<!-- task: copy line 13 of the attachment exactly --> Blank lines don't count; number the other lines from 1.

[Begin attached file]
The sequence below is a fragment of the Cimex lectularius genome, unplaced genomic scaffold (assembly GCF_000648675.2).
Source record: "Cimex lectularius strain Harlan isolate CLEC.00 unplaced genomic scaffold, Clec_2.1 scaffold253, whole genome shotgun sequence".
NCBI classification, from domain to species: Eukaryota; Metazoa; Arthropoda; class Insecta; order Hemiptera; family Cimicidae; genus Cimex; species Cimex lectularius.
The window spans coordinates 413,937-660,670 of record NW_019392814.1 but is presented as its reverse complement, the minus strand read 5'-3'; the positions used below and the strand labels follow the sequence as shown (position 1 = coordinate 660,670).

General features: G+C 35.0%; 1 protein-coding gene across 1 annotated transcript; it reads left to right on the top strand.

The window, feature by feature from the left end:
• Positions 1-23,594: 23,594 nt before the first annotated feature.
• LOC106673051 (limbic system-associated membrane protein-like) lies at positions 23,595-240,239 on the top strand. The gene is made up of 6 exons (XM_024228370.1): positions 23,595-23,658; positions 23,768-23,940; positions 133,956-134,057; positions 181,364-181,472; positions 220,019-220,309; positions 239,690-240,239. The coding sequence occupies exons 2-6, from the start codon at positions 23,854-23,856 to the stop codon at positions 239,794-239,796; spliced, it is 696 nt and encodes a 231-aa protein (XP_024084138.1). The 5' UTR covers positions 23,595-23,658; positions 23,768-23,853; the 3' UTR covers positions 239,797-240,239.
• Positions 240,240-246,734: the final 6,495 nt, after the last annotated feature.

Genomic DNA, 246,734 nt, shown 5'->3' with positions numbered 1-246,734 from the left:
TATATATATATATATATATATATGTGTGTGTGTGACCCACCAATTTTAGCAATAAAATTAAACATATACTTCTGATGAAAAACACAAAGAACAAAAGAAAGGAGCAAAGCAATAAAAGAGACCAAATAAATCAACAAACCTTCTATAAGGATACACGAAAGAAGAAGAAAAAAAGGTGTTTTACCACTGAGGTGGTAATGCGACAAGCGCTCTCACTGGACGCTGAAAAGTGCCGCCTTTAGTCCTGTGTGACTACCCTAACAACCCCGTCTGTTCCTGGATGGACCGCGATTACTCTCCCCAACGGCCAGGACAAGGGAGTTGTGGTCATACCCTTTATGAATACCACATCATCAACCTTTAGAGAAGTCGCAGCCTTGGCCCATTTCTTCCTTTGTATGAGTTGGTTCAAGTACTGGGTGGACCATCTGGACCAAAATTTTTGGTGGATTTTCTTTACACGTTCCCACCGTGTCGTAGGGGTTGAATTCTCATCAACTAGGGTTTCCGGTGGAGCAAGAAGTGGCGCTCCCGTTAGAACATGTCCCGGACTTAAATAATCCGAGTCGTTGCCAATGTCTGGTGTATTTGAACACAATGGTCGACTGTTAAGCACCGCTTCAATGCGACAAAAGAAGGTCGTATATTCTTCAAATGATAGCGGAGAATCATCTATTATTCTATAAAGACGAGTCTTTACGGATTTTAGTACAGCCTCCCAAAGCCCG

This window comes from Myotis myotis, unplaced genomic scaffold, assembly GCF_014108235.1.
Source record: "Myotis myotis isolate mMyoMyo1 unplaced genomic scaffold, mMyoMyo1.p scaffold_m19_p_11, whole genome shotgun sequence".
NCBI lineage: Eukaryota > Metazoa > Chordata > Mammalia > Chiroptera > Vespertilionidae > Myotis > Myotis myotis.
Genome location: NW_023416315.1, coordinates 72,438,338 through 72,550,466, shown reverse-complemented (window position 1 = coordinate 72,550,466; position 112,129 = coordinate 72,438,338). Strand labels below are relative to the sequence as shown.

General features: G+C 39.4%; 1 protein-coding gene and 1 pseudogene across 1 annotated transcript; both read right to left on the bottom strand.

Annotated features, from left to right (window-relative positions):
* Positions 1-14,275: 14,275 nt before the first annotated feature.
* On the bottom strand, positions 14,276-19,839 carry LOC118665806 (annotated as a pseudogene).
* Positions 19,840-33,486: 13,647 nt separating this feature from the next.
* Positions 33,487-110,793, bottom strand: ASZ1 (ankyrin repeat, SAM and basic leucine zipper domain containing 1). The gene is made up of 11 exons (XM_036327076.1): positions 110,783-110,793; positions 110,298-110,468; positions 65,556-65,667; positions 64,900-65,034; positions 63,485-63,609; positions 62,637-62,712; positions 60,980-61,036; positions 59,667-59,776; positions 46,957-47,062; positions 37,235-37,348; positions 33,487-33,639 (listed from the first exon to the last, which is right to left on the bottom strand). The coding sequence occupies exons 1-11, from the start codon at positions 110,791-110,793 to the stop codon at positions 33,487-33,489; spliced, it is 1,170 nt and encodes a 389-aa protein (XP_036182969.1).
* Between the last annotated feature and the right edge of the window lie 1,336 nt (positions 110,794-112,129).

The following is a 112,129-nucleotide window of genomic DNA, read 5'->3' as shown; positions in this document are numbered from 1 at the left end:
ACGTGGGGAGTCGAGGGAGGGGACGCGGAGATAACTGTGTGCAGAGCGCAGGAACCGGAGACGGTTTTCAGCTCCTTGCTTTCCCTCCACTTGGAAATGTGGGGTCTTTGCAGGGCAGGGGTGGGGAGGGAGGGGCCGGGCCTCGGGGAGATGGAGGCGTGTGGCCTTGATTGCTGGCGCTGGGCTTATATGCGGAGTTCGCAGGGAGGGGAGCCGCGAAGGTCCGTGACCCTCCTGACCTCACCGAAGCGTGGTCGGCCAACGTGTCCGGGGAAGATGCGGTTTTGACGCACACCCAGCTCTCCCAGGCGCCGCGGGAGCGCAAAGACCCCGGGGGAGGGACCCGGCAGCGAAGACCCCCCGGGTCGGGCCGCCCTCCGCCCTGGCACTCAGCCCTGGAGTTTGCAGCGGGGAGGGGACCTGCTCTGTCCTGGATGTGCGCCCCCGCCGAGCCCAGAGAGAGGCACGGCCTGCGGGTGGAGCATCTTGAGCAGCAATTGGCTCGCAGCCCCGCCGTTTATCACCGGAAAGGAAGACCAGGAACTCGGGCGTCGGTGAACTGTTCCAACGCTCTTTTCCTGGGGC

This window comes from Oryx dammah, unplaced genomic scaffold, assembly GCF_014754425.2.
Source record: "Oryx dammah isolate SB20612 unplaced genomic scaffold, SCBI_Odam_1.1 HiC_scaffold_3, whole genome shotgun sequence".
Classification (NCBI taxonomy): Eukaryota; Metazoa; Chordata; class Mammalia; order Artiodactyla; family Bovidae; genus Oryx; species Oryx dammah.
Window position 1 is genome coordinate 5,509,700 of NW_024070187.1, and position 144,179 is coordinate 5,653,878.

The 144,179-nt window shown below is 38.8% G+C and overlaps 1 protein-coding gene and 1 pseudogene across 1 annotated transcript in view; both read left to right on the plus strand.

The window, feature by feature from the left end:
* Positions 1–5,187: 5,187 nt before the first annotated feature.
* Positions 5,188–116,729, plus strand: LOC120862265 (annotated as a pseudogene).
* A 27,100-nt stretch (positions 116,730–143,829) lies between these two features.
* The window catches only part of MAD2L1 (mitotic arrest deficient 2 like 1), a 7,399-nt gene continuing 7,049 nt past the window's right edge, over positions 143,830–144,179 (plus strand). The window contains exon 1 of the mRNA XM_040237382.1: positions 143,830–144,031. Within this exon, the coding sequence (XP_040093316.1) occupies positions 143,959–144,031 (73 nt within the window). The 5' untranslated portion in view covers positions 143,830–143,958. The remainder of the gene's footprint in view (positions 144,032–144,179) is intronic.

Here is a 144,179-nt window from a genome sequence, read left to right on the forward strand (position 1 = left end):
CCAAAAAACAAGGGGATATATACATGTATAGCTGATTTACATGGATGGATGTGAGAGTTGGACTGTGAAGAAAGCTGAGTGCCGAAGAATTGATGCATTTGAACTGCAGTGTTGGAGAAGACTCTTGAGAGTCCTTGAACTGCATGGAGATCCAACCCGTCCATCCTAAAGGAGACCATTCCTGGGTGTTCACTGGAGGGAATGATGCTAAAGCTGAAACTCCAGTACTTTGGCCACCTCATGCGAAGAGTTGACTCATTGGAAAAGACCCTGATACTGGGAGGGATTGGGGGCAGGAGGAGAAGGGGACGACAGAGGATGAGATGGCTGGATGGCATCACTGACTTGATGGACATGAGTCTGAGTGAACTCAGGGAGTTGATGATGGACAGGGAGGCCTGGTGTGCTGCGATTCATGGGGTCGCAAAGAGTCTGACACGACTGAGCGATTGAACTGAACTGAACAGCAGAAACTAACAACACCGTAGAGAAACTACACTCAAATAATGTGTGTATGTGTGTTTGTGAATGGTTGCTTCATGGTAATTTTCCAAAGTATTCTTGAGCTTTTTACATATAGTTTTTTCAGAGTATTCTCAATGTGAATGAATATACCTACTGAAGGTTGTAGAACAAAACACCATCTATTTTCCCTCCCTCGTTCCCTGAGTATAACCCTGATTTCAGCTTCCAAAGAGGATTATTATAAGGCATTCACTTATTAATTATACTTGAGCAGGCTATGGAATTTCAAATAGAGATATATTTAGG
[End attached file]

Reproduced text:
Source record: "Myotis myotis isolate mMyoMyo1 unplaced genomic scaffold, mMyoMyo1.p scaffold_m19_p_11, whole genome shotgun sequence".